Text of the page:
An international relations professor at the University of Illinois at Chicago was forced to teach statistics after being told he was most qualified because Asians, particularly Koreans, are very good at math, a recent federal lawsuit charges.
The allegation is one of a number leveled by South Korea native Seung-Whan Choi, who is suing the public university over job discrimination and harassment on the basis of his race and national origin.
According to the complaint, dated Dec. 27, Choi was fired from a tenure-track position in 2010, and then reinstated more than a year later after bringing a discrimination charge against the school with the Equal Employment Opportunity Commission (EEOC). The reason for Choi’s termination wasn’t immediately clear from the lawsuit.
"[A]s a further direct and proximate result of said harassment, [Choi] has suffered great humiliation which is manifest in physical illnesses and emotional stress on the relationships between [Choi] and his friends, family, and colleagues," Choi's attorneys wrote in his lawsuit.
After the case was settled through mediation, Choi, a faculty member since 2004, was granted tenure and an associate professorship in 2011 with the Department of Political Science, court papers said.
But in the ensuing years, despite having received high teaching evaluations from undergraduates and having made significant research contributions, Choi alleges he suffered harassment, discrimination, and retaliation for filing the EEOC complaint, according to the lawsuit filed in U.S. District Court in Chicago.
NBC News contacted the University of Illinois at Chicago for comment, but did not receive a response.
The suit, among other things, claims Choi was not given adequate raises compared to colleagues, was “ostracized within the department and accused of not providing sufficient service to the department,” and was initially passed over in September for promotion to full professor.
Choi also alleges he was harassed and discriminated against when he was made to teach outside his area of expertise.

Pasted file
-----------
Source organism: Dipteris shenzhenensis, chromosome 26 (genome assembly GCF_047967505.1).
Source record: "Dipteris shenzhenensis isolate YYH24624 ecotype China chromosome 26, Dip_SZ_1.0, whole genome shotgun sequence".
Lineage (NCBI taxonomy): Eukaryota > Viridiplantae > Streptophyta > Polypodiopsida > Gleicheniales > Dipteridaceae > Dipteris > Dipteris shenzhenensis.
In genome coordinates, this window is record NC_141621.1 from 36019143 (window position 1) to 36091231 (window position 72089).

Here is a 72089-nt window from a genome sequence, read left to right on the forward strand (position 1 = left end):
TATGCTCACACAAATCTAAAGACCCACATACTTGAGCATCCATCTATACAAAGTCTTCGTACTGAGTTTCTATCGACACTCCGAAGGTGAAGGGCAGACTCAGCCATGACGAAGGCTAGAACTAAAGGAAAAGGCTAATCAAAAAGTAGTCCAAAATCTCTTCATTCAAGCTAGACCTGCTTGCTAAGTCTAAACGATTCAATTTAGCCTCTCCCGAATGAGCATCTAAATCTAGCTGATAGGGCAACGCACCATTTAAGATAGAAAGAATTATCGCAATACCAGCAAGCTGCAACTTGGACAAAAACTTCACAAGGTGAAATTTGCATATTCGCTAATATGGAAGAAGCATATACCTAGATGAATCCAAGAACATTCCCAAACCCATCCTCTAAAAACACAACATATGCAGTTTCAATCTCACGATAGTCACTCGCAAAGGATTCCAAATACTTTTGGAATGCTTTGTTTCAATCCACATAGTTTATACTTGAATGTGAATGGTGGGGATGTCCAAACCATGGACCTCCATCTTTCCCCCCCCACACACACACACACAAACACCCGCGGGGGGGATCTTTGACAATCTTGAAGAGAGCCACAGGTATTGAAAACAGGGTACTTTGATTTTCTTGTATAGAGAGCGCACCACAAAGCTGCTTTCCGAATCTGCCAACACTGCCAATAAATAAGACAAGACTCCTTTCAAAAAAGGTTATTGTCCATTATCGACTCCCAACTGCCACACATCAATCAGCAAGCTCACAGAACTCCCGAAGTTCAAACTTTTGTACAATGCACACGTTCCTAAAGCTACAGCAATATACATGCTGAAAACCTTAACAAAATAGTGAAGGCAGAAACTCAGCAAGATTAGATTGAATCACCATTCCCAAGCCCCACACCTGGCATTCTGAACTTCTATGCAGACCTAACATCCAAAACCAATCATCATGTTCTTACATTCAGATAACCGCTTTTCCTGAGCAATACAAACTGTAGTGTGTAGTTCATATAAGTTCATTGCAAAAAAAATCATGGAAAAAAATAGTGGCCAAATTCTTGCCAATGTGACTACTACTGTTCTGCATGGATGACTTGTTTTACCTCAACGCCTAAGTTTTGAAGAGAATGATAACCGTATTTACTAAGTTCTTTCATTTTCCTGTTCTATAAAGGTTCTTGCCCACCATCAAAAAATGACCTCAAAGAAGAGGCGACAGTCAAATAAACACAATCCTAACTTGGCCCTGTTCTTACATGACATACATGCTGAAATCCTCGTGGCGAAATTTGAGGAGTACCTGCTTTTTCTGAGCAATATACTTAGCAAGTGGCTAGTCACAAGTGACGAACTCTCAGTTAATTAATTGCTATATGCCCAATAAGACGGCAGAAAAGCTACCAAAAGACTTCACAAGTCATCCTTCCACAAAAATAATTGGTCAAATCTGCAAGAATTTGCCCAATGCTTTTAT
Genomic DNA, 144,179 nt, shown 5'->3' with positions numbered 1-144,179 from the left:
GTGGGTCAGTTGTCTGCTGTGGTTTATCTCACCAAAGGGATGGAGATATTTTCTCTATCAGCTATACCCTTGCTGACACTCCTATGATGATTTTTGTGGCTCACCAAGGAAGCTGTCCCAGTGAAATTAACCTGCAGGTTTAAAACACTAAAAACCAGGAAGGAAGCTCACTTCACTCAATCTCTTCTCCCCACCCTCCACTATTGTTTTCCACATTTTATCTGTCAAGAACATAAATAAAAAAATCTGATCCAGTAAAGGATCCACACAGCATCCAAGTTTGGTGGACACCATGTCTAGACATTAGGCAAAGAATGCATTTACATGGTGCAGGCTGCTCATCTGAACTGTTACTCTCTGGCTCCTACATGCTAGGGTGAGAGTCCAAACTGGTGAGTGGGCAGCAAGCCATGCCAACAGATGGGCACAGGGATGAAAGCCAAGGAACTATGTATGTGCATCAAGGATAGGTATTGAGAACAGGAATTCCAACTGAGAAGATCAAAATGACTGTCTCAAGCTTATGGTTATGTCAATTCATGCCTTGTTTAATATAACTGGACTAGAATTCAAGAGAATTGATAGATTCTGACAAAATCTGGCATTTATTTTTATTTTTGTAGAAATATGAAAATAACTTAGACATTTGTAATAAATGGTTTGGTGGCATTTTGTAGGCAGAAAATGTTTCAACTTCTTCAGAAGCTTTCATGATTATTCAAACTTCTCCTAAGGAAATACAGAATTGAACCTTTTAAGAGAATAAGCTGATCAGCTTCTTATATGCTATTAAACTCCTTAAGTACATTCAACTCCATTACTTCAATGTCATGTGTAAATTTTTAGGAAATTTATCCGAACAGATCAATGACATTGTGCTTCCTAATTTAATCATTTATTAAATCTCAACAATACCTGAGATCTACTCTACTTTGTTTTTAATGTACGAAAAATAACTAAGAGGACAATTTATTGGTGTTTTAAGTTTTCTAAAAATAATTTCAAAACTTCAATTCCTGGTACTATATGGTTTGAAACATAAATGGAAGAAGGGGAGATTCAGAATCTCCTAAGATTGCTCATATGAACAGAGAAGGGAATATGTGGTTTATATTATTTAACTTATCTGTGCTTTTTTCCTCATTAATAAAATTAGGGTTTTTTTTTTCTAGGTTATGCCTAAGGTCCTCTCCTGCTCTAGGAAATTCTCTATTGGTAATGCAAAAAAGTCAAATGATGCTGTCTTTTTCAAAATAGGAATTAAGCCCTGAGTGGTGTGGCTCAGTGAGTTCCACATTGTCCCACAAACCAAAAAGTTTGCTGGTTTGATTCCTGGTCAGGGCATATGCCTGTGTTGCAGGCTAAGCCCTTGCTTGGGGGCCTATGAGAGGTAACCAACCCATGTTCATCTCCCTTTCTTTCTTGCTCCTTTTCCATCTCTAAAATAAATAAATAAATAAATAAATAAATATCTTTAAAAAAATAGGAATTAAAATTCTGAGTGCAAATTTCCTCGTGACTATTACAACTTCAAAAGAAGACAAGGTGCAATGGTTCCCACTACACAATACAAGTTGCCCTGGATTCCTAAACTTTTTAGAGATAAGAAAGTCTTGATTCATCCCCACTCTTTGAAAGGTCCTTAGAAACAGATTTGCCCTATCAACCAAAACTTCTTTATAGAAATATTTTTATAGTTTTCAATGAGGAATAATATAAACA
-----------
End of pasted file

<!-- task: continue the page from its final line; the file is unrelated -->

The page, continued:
In one instance, Choi said he was forced to teach an undergraduate course last Spring in Korean politics because he was born and lived in South Korea, the complaint reads. Choi alleges he was threatened with unfavorable department teaching evaluations if he didn’t comply, even though he lacked formal training in the subject, court filings said.
On another occasion, Choi was allegedly required to teach statistics courses “and was told that because Asians, especially Koreans, are very good at mathematics and statistics, [he] was most qualified to teach the subject,” according to the suit.
By contrast, the complaint said, no U.S.-born faculty had been required to teach American politics if unqualified, nor had any tenured or tenure-track staff been made to teach the same statistics courses.
Choi also claimed that in 2015 then-department head Dennis Judd harassed and discriminated against him. After Choi approached Judd over a student’s grade that Judd had changed without consulting Choi, Judd said “as a foreigner, [Choi] has to keep in mind who he is dealing with and what he is wishing for,” the complaint alleges.
Judd added “he knows that many Koreans are stubborn and do not understand American culture of compromise when dealing with their boss,” court documents allege.
An NBC News request for comment sent to Judd Wednesday was not returned.
Choi got the go-ahead from EEOC on Oct. 19 to sue the University of Illinois at Chicago after filing a complaint two weeks earlier, court filings said.
The lawsuit said Choi, now a full professor, has suffered depression and severe anxiety as a result of the alleged discrimination. It asks for unspecified compensatory and punitive damages, as well as back pay, future earnings, and reimbursement for income and fringe benefits.